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Back in the 1960s, the race for the moon was the central technological battleground. But after the demise of the Apollo program in 1972, the world largely forgot about our satellite. Russia sent a sample return mission in 1976, but after that, the next controlled landing was China’s Chang’e 3 lunar rover mission in 2013.

But interest in the lunar landscape is once again heating up. If all goes to plan, six spacecraft will touch down on the lunar surface by 2020, equipped with landers, samplers, and return capsules.

One of these is a private mission funded by the U.S. robotics company Astrobotics Technology. Its goal is to win the $20 million Google Lunar X Prize for the first privately funded robotic spacecraft to land on the surface.

The moon is becoming a veritable tourist hotspot.

And that raises an interesting set of questions about legal rights to the lunar surface; essentially, who is going to own or control it?

At first glance, this question is easily answered. Lunar property ownership is forbidden by an international agreement called the Outer Space Treaty that came into force in 1967. The Treaty stipulates that the moon is the province of all humankind.

But there are some significant loopholes in this Treaty, say Martin Elvis at the Harvard-Smithsonian Center for Astrophysics in Cambridge and a couple of pals. And these loopholes are likely to lead to certain forms of property claim in the coming years as the next lunar space race hots up.

Elvis and co begin by pointing out that the Outer Space Treaty assumes the lunar surface to be more or less uniform so that the occupation of one region will not deprive others of important lunar resources.

But the recent high-resolution mapping of the lunar surface has begun to challenge this assumption. Some tiny parts of the moon are vastly more valuable than others, and it is these places that are likely to be occupied first.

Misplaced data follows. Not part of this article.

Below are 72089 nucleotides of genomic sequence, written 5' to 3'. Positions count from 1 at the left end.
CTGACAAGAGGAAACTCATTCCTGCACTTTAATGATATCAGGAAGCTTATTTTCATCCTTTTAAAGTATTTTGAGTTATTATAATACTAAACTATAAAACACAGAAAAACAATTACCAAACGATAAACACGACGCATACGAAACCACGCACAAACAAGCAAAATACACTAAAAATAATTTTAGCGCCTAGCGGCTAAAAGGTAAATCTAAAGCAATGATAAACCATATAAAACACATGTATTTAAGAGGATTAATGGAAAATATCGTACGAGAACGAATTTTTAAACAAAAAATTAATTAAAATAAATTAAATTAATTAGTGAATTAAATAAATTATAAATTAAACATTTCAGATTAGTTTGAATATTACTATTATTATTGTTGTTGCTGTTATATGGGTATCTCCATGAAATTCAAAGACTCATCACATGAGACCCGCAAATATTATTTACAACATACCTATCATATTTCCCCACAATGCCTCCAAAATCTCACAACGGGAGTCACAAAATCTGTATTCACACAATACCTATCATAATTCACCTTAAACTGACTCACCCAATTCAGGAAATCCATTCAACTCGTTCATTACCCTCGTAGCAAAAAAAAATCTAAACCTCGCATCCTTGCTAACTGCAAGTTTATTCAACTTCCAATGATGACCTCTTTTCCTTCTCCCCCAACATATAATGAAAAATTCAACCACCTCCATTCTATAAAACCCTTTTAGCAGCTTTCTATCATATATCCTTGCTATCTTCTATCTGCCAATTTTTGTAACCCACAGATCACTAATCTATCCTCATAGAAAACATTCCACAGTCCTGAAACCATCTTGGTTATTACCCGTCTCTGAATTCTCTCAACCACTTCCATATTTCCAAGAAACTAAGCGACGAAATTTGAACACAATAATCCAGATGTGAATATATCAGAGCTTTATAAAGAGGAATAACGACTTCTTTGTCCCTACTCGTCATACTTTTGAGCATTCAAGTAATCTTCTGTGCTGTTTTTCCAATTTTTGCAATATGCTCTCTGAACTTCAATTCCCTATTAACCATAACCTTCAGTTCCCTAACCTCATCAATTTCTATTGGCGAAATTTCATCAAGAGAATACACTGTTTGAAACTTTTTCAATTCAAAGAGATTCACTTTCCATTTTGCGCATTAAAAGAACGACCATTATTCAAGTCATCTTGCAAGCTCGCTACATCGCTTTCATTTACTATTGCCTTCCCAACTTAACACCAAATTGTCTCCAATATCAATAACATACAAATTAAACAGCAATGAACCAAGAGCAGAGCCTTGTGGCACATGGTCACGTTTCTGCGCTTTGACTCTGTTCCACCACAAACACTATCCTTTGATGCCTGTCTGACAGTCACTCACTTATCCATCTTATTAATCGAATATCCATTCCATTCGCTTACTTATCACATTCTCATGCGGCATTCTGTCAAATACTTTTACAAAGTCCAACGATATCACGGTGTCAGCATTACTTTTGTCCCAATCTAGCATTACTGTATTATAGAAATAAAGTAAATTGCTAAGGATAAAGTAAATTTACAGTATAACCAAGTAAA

Elvis and co have devised a thought experiment to explore the issues likely to arise when competition emerges for the moon’s most valuable real estate. This thought experiment focuses on a small number of sites at the north and south poles of the moon, which are in almost permanent sunlight—the so-called Peaks of Eternal Light.

These places are valuable because any lander has access to continuous solar power and so requires fewer batteries to survive the lunar night. The temperature will also be more constant, requiring less thermal management, and so spacecraft design can be simpler too.

The Peaks of Eternal Light are tiny. In general they occur along the rims of craters and so tend to be a long and thin. Known peaks are just a few meters wide and perhaps a hundred meters long, like a strip at the edge of a football field.

Another valuable resource on the moon is water ice, which is thought to exist in some craters near the South Pole which are in permanent darkness. The ice here is likely to be leftover cometary debris which has never melted away.

The dream scenario is to find a Peak of Eternal Light close to a Crater of Everlasting Darkness. In that case, a lunar mission based on this spot has access to continuous cheap power to mine the water there. Such a location is likely to be hugely valuable and highly sought after because it allows the industrial development of the moon. “This combination is also extremely rare on the moon and it is the power supply that is scarcest of the pair,” say Elvis and co.